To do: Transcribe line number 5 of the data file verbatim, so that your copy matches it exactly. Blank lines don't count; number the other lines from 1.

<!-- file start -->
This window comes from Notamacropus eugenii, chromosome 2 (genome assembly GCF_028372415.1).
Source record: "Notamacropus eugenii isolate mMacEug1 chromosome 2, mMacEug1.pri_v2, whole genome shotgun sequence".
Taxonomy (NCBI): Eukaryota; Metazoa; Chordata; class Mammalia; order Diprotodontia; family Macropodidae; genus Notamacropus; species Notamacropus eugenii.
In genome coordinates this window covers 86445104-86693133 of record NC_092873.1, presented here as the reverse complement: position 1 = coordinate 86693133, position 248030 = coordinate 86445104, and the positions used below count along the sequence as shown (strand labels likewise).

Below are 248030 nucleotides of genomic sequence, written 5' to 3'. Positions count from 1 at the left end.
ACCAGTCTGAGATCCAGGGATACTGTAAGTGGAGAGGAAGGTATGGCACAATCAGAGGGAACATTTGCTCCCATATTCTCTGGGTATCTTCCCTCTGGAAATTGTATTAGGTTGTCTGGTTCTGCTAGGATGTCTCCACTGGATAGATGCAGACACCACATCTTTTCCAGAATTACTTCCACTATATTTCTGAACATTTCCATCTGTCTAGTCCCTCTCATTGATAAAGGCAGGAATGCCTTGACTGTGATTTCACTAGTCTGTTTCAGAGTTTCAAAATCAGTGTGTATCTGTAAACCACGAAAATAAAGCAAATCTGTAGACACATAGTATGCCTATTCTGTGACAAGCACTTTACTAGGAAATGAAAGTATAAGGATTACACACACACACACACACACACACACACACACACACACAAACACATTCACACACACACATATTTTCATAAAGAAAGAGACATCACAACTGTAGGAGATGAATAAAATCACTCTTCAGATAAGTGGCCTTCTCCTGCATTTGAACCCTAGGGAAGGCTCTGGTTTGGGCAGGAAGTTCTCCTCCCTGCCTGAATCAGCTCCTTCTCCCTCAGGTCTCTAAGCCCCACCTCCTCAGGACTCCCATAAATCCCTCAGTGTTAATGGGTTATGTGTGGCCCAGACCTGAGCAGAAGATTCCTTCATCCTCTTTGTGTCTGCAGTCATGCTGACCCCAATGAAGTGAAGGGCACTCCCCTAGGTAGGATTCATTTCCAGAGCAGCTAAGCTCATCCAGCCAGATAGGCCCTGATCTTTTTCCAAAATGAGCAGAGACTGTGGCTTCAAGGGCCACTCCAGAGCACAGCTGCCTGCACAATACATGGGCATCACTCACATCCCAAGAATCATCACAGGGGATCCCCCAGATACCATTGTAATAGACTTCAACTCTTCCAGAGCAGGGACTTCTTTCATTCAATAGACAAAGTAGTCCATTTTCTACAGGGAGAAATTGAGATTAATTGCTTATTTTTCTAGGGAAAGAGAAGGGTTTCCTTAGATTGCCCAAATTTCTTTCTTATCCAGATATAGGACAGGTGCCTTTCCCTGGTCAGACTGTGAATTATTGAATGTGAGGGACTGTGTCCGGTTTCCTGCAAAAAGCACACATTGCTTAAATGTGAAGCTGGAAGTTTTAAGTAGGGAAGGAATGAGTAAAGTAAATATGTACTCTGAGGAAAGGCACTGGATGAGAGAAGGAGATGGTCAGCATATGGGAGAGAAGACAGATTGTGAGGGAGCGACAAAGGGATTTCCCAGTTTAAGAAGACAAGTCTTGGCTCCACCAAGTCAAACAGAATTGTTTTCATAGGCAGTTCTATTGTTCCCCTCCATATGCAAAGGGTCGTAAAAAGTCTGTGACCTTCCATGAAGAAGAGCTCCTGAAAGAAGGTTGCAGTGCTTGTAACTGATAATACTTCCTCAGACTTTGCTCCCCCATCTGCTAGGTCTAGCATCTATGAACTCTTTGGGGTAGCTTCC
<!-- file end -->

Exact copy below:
Below are 248030 nucleotides of genomic sequence, written 5' to 3'. Positions count from 1 at the left end.